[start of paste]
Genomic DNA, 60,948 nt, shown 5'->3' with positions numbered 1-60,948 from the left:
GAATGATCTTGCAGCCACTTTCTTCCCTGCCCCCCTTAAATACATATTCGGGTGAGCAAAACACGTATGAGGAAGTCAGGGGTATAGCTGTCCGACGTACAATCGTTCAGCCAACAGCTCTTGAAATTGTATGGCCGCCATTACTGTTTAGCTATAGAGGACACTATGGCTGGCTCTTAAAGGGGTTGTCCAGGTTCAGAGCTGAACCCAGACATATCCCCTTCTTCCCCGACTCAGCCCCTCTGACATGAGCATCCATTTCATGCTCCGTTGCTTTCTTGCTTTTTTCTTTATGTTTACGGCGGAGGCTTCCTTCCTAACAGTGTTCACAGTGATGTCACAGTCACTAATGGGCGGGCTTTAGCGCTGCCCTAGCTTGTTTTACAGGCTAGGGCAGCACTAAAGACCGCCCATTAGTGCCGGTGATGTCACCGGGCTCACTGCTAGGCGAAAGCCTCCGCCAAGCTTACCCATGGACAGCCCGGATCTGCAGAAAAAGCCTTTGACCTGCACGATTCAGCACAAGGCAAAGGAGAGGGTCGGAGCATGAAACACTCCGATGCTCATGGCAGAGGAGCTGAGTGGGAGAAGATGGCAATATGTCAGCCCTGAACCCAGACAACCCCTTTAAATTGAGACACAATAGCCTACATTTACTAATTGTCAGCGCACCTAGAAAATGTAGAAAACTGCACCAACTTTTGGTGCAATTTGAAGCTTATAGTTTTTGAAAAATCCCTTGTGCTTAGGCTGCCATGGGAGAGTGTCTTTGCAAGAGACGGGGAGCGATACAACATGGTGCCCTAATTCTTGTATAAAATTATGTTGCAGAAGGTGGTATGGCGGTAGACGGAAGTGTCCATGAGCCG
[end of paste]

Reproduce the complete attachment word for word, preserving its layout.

Genomic DNA, 60,948 nt, shown 5'->3' with positions numbered 1-60,948 from the left:
GAATGATCTTGCAGCCACTTTCTTCCCTGCCCCCCTTAAATACATATTCGGGTGAGCAAAACACGTATGAGGAAGTCAGGGGTATAGCTGTCCGACGTACAATCGTTCAGCCAACAGCTCTTGAAATTGTATGGCCGCCATTACTGTTTAGCTATAGAGGACACTATGGCTGGCTCTTAAAGGGGTTGTCCAGGTTCAGAGCTGAACCCAGACATATCCCCTTCTTCCCCGACTCAGCCCCTCTGACATGAGCATCCATTTCATGCTCCGTTGCTTTCTTGCTTTTTTCTTTATGTTTACGGCGGAGGCTTCCTTCCTAACAGTGTTCACAGTGATGTCACAGTCACTAATGGGCGGGCTTTAGCGCTGCCCTAGCTTGTTTTACAGGCTAGGGCAGCACTAAAGACCGCCCATTAGTGCCGGTGATGTCACCGGGCTCACTGCTAGGCGAAAGCCTCCGCCAAGCTTACCCATGGACAGCCCGGATCTGCAGAAAAAGCCTTTGACCTGCACGATTCAGCACAAGGCAAAGGAGAGGGTCGGAGCATGAAACACTCCGATGCTCATGGCAGAGGAGCTGAGTGGGAGAAGATGGCAATATGTCAGCCCTGAACCCAGACAACCCCTTTAAATTGAGACACAATAGCCTACATTTACTAATTGTCAGCGCACCTAGAAAATGTAGAAAACTGCACCAACTTTTGGTGCAATTTGAAGCTTATAGTTTTTGAAAAATCCCTTGTGCTTAGGCTGCCATGGGAGAGTGTCTTTGCAAGAGACGGGGAGCGATACAACATGGTGCCCTAATTCTTGTATAAAATTATGTTGCAGAAGGTGGTATGGCGGTAGACGGAAGTGTCCATGAGCCG